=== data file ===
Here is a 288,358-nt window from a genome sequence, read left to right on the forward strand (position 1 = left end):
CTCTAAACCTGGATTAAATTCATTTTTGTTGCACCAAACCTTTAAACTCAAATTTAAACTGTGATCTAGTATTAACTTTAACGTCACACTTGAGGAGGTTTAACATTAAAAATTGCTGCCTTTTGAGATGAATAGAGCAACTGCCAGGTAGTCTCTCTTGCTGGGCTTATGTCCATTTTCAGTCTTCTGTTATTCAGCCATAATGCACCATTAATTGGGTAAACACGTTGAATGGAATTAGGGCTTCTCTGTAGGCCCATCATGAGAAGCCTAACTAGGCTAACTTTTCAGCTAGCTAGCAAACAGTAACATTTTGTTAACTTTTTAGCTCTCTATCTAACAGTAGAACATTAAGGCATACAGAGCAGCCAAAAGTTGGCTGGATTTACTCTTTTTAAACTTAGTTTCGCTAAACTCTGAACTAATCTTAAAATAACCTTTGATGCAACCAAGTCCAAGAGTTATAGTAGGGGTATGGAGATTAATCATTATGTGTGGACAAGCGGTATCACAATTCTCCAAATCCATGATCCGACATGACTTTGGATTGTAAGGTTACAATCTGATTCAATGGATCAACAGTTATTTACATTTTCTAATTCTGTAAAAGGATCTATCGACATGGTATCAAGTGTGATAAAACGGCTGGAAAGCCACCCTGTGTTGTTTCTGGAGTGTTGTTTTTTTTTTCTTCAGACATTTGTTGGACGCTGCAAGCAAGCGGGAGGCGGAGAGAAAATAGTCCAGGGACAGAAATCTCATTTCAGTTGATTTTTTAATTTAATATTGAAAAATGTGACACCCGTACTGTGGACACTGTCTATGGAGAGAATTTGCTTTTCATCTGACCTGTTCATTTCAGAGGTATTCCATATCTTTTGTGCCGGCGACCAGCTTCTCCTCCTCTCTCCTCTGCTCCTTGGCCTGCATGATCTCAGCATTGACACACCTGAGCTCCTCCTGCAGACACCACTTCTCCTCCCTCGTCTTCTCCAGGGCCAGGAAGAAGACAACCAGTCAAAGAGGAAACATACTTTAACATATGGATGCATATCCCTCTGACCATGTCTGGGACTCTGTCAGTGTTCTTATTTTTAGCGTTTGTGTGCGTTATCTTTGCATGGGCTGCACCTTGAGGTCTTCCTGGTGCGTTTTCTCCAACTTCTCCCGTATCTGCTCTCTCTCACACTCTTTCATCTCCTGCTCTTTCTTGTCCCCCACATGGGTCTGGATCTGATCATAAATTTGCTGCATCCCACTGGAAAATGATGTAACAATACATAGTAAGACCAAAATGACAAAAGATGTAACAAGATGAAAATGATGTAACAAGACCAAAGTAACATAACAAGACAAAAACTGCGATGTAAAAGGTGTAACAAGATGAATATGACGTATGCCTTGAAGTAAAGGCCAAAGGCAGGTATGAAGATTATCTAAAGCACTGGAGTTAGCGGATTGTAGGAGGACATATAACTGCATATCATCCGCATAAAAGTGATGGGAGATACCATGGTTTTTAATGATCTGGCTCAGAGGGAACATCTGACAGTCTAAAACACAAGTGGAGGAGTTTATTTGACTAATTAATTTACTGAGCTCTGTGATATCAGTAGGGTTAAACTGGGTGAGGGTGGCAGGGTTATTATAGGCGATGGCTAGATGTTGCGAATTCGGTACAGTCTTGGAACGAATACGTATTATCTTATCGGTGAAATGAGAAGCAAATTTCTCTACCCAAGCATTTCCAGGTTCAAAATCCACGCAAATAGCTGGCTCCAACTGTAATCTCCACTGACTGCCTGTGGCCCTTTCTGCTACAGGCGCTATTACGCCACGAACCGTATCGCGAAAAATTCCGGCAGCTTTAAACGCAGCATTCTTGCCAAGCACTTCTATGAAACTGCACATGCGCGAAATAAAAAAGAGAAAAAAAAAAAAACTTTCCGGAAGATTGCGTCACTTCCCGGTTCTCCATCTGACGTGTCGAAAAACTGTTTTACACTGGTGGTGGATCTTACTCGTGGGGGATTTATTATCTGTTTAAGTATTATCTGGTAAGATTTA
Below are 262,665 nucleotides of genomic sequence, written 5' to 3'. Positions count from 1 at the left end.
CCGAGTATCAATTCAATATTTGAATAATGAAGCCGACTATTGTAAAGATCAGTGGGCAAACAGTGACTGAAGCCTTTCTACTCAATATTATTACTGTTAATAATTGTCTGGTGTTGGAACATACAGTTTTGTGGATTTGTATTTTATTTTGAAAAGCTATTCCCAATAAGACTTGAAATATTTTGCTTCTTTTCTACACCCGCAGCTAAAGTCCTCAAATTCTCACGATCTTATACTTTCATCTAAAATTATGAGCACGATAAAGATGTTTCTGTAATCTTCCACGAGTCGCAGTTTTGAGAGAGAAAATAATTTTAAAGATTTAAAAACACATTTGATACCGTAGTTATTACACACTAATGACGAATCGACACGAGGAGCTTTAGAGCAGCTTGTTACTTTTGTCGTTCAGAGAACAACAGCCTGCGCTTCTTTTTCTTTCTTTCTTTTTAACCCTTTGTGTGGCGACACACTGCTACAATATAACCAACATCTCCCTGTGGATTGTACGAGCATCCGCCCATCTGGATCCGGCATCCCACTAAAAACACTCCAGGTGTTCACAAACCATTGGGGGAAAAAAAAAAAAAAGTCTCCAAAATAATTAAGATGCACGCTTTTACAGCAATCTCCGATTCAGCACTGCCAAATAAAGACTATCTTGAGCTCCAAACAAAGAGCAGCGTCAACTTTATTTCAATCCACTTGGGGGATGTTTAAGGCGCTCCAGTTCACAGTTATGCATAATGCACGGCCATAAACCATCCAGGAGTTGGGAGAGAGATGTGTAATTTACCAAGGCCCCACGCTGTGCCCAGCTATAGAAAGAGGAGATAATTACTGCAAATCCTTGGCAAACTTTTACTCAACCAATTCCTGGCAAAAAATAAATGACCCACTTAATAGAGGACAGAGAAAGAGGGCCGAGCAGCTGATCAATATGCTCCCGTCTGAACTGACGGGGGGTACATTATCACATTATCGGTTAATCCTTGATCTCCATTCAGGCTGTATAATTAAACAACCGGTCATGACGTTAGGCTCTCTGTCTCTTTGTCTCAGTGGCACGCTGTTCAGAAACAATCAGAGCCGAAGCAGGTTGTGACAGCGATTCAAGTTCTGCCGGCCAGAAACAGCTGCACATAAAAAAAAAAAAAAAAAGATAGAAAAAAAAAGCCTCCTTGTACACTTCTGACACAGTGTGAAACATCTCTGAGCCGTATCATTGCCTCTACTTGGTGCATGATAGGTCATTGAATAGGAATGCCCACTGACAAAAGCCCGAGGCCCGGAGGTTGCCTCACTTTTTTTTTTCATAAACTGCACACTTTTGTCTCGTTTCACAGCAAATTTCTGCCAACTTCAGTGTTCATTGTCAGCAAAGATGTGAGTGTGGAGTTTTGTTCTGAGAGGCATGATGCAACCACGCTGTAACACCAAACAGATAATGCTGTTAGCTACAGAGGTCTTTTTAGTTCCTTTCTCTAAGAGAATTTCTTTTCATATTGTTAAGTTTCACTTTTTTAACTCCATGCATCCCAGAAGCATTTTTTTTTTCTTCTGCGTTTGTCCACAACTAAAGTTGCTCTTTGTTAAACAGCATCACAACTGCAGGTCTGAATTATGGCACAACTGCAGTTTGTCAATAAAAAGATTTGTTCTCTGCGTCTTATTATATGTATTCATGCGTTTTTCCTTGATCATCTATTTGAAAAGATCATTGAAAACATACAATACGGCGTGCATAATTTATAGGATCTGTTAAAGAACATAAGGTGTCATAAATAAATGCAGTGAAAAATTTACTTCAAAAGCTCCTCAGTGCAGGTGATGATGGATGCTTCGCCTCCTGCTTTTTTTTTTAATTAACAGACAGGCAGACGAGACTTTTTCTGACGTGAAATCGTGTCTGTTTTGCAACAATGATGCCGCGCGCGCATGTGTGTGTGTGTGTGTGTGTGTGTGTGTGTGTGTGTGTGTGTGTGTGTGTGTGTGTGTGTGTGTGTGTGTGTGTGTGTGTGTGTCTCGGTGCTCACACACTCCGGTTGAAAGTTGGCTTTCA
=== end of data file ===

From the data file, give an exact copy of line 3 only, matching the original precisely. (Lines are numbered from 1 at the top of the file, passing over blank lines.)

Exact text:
Below are 262,665 nucleotides of genomic sequence, written 5' to 3'. Positions count from 1 at the left end.